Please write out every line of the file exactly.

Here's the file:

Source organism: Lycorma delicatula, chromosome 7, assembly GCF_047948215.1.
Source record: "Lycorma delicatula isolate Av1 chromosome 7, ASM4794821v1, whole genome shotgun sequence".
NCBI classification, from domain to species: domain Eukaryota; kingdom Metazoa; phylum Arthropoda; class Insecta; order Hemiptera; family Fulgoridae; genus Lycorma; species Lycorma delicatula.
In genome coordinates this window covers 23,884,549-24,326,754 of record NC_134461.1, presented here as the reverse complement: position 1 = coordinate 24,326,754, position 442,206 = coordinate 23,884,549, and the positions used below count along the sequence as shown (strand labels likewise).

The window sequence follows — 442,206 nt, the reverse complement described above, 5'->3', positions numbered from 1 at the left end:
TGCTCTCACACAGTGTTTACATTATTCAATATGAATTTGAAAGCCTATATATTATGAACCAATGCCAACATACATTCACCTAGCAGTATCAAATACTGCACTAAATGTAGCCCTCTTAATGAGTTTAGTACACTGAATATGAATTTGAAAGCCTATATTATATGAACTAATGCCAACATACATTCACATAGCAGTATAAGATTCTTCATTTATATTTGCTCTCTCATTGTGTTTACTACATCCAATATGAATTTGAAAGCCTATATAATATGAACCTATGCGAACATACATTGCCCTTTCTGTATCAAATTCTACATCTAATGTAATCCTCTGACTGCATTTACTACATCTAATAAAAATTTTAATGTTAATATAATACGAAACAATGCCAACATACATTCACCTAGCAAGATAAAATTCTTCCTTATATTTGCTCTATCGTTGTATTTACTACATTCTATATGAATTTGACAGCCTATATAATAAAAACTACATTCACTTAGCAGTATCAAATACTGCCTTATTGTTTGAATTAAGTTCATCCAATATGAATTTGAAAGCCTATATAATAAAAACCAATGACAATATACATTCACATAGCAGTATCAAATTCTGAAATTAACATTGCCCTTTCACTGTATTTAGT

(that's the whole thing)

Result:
Source organism: Lycorma delicatula, chromosome 7, assembly GCF_047948215.1.
Source record: "Lycorma delicatula isolate Av1 chromosome 7, ASM4794821v1, whole genome shotgun sequence".
NCBI classification, from domain to species: domain Eukaryota; kingdom Metazoa; phylum Arthropoda; class Insecta; order Hemiptera; family Fulgoridae; genus Lycorma; species Lycorma delicatula.
In genome coordinates this window covers 23,884,549-24,326,754 of record NC_134461.1, presented here as the reverse complement: position 1 = coordinate 24,326,754, position 442,206 = coordinate 23,884,549, and the positions used below count along the sequence as shown (strand labels likewise).

The window sequence follows — 442,206 nt, the reverse complement described above, 5'->3', positions numbered from 1 at the left end:
TGCTCTCACACAGTGTTTACATTATTCAATATGAATTTGAAAGCCTATATATTATGAACCAATGCCAACATACATTCACCTAGCAGTATCAAATACTGCACTAAATGTAGCCCTCTTAATGAGTTTAGTACACTGAATATGAATTTGAAAGCCTATATTATATGAACTAATGCCAACATACATTCACATAGCAGTATAAGATTCTTCATTTATATTTGCTCTCTCATTGTGTTTACTACATCCAATATGAATTTGAAAGCCTATATAATATGAACCTATGCGAACATACATTGCCCTTTCTGTATCAAATTCTACATCTAATGTAATCCTCTGACTGCATTTACTACATCTAATAAAAATTTTAATGTTAATATAATACGAAACAATGCCAACATACATTCACCTAGCAAGATAAAATTCTTCCTTATATTTGCTCTATCGTTGTATTTACTACATTCTATATGAATTTGACAGCCTATATAATAAAAACTACATTCACTTAGCAGTATCAAATACTGCCTTATTGTTTGAATTAAGTTCATCCAATATGAATTTGAAAGCCTATATAATAAAAACCAATGACAATATACATTCACATAGCAGTATCAAATTCTGAAATTAACATTGCCCTTTCACTGTATTTAGT